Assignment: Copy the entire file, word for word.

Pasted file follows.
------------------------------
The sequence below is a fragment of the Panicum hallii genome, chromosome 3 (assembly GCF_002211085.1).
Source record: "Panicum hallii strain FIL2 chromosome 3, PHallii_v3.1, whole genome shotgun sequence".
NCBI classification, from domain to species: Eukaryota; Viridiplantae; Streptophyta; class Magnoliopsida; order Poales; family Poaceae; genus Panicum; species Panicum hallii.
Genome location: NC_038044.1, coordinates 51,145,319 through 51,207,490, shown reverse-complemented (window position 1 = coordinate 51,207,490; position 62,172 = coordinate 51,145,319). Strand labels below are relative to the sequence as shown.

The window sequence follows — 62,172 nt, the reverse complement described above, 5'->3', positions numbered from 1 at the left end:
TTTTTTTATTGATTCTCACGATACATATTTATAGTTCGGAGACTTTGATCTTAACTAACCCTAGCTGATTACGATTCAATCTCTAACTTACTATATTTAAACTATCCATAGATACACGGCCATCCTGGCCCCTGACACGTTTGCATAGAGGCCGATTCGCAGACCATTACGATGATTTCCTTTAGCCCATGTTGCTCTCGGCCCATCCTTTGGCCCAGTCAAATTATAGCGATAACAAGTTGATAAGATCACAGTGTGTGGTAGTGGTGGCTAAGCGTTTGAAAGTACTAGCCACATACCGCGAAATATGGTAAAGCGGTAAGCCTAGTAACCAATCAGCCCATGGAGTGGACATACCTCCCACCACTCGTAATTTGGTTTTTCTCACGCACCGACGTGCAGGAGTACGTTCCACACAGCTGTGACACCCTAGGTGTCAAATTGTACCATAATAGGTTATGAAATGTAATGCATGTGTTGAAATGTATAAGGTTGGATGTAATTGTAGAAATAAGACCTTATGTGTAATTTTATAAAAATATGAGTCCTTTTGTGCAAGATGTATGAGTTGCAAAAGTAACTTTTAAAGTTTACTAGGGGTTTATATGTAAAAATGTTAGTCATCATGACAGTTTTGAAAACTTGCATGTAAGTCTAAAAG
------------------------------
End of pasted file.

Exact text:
The sequence below is a fragment of the Panicum hallii genome, chromosome 3 (assembly GCF_002211085.1).
Source record: "Panicum hallii strain FIL2 chromosome 3, PHallii_v3.1, whole genome shotgun sequence".
NCBI classification, from domain to species: Eukaryota; Viridiplantae; Streptophyta; class Magnoliopsida; order Poales; family Poaceae; genus Panicum; species Panicum hallii.
Genome location: NC_038044.1, coordinates 51,145,319 through 51,207,490, shown reverse-complemented (window position 1 = coordinate 51,207,490; position 62,172 = coordinate 51,145,319). Strand labels below are relative to the sequence as shown.

The window sequence follows — 62,172 nt, the reverse complement described above, 5'->3', positions numbered from 1 at the left end:
TTTTTTTATTGATTCTCACGATACATATTTATAGTTCGGAGACTTTGATCTTAACTAACCCTAGCTGATTACGATTCAATCTCTAACTTACTATATTTAAACTATCCATAGATACACGGCCATCCTGGCCCCTGACACGTTTGCATAGAGGCCGATTCGCAGACCATTACGATGATTTCCTTTAGCCCATGTTGCTCTCGGCCCATCCTTTGGCCCAGTCAAATTATAGCGATAACAAGTTGATAAGATCACAGTGTGTGGTAGTGGTGGCTAAGCGTTTGAAAGTACTAGCCACATACCGCGAAATATGGTAAAGCGGTAAGCCTAGTAACCAATCAGCCCATGGAGTGGACATACCTCCCACCACTCGTAATTTGGTTTTTCTCACGCACCGACGTGCAGGAGTACGTTCCACACAGCTGTGACACCCTAGGTGTCAAATTGTACCATAATAGGTTATGAAATGTAATGCATGTGTTGAAATGTATAAGGTTGGATGTAATTGTAGAAATAAGACCTTATGTGTAATTTTATAAAAATATGAGTCCTTTTGTGCAAGATGTATGAGTTGCAAAAGTAACTTTTAAAGTTTACTAGGGGTTTATATGTAAAAATGTTAGTCATCATGACAGTTTTGAAAACTTGCATGTAAGTCTAAAAG